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On a Monday morning, two weeks ago, an Uber driver in San Francisco woke up feeling ill. He had persistent dry cough, scratched chest, shortness of breath and wheezing when breathing deeply. He knew that these were possible symptoms of COVID-19, a disease caused by the new coronavirus, so he traced his past trips. Several alarming interactions came to mind, including one passenger coughing up blood and another person admitting he was infected.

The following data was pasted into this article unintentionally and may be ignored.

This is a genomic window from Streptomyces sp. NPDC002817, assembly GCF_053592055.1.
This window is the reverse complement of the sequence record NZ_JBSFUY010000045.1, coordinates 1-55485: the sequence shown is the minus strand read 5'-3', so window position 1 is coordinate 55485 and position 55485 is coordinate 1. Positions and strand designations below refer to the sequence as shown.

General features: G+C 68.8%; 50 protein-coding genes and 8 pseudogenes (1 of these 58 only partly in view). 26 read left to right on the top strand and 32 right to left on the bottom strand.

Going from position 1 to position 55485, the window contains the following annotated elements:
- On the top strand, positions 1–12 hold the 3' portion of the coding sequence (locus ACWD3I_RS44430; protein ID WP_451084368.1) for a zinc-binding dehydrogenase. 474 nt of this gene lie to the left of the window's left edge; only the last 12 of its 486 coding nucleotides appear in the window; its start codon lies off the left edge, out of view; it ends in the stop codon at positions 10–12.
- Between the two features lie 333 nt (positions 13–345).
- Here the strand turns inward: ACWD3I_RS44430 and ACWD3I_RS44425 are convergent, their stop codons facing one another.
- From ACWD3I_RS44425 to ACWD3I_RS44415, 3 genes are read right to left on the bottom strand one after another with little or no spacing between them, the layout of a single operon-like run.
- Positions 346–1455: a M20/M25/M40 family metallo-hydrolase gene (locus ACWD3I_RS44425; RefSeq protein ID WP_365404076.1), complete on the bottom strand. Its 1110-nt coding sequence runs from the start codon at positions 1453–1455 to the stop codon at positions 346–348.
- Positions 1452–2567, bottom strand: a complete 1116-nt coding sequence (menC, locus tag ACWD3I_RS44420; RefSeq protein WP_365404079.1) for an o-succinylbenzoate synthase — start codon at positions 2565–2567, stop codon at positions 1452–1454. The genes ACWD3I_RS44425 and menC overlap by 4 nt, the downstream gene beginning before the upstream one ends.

San Francisco has yet to become a ghost town with most businesses closed and residents at home under mandatory "on-site shelter" orders. Everyone is still out. Beauty salons, cinemas, bars and most corporate offices are still crowded. The number of coronaviruses in the city is still small.
However, Uber, Lyft, Instacart, DoorDash, Postmate and other companies already haveTo avoid the virus, on Tuesday night it infected nearly 425,000 people and killed nearly 20,000 people worldwide. At that time, companies said they would support workers with two weeks of lost income if they were diagnosed with COVID-19. They also told their drivers and delivery people to "wipe out …